During the past ten years the number of shipments detained due to suspected infringement of intellectual property rights (IPR) has been rising sharply. To prevent counterfeits from entering the EU market, the European Commission (EC) has proposed to revise existing customs regulation by broadening its scope and simplifying procedures for their destruction.
Facts and figures
IPR includes all exclusive rights to intellectual creations: industrial property, i.e. inventions (patents), trademarks, industrial designs and models and geographical indications, and copyright, on artistic and literary works. The value of the top ten brands in each EU country corresponds to almost 10% of GDP on average. The creative industry estimates that counterfeiting caused losses of €10 billion and of more than 185 000 jobs in 2008 alone. EC customs statistics show an upward trend in the number of shipments suspected of violating IPR: in 2011, goods were detained in more than 91 000 cases (with a domestic retail value of €1.3 billion). This is a 15% increase over 2010, and tenfold over the last decade. Almost 24% of detained articles were medicines, followed by packaging materials (21%) and cigarettes (17%). Approximately 73% came from China.
Existing EU provisions
Customs enforcement of IPR is covered by Regulation (EC) No 1383/2003, which outlines the procedures for (1) rights-holders to lodge applications with customs authorities for action (e.g. detention) on suspected counterfeit goods, and (2) the destruction of goods deemed fraudulent. The EU action plan, endorsed by the Council, outlines the strategy for combating IPR infringements.
Revision of legislation
After a public consultation, the Commission proposed a revised Regulation in 2011. This extends the list of possible IPR infringements that can be checked at borders (e.g. lookalike trademarks or parallel trade, when a product intended for one market is shipped to another). It also extends the categories of goods to which protected rights apply (e.g. trade names, non-agricultural geographical indications), makes it mandatory to destroy counterfeit goods in all EU Member States and introduces a simplified procedure (without prior legal proceedings) for the destruction of goods (including in small consignments, whose number has surged with online trading).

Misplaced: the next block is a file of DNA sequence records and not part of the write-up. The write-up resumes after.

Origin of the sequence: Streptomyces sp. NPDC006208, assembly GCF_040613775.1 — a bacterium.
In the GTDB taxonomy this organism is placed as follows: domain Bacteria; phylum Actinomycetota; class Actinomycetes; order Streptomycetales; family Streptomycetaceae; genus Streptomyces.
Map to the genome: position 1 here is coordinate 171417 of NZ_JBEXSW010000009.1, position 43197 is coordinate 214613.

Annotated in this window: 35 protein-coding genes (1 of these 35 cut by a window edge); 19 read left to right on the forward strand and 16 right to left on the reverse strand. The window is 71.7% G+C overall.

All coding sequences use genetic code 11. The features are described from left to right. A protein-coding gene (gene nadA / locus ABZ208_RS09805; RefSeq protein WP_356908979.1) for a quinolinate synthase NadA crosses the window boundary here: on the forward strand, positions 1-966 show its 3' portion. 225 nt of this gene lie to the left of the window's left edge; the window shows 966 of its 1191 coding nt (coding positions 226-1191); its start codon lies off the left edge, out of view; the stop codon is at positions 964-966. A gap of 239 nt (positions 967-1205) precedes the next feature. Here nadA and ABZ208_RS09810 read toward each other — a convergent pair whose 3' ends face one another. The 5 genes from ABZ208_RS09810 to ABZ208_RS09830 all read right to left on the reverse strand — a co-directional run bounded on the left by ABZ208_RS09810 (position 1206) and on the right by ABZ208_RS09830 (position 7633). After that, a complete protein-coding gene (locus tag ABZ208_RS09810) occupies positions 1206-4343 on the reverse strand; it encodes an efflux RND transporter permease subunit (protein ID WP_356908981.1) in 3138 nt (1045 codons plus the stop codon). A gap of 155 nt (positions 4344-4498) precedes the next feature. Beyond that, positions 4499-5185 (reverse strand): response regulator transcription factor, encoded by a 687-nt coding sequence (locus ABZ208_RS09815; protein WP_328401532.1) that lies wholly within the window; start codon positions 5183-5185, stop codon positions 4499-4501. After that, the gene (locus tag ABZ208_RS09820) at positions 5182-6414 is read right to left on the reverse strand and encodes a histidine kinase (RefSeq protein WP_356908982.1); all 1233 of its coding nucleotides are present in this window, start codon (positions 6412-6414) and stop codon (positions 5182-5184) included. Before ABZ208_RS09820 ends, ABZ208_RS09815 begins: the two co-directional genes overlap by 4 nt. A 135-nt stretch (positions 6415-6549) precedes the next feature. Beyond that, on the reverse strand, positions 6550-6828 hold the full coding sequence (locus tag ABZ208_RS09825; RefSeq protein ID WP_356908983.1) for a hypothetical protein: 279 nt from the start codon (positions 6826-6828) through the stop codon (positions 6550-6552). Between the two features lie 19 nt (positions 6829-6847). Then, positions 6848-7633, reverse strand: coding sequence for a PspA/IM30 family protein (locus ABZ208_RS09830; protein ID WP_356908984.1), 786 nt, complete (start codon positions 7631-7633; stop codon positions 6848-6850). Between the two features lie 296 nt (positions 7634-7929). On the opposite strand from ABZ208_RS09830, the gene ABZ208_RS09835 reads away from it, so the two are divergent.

In its first reading resolution of 3 July 2012, the EP stipulated that the Regulation should also apply to goods in transit suspected of infringing IPR. MEPs supported extending the simplified procedure to all IPR infringements, enhancing cooperation with third countries and implementing computerised systems for submitting applications.
The Internal Market Committee then voted to seek an early second reading agreement. On 16 May, the Council adopted the text jointly agreed in December. The Committee voted on 30 May to recommend to plenary to accept the text without amendment. The main topics discussed in trilogue were: goods in transit, including generic medicines; simplified procedure; special procedure for small consignments, right to be heard and data protection.
The pharmaceutical industry welcomes the revision and invites customs and health authorities to cooperate to prevent entry of the unsafe medicines. Brands and trademark associations complained that not covering goods in transit not destined for the EU market in the EC proposal will be detrimental to the global fight against counterfeiting. They also suggest extending the scope of the Regulation to goods of a non-commercial nature contained in travellers’ luggage and argue for customs intervention even when right-holders have not initiated legal action. Practitioners reason that the simplified procedures in the new rules will strengthen patent-holders’ rights. The Swedish Pirate Party claims that the tightened rules will be damaging to consumers and online trade.
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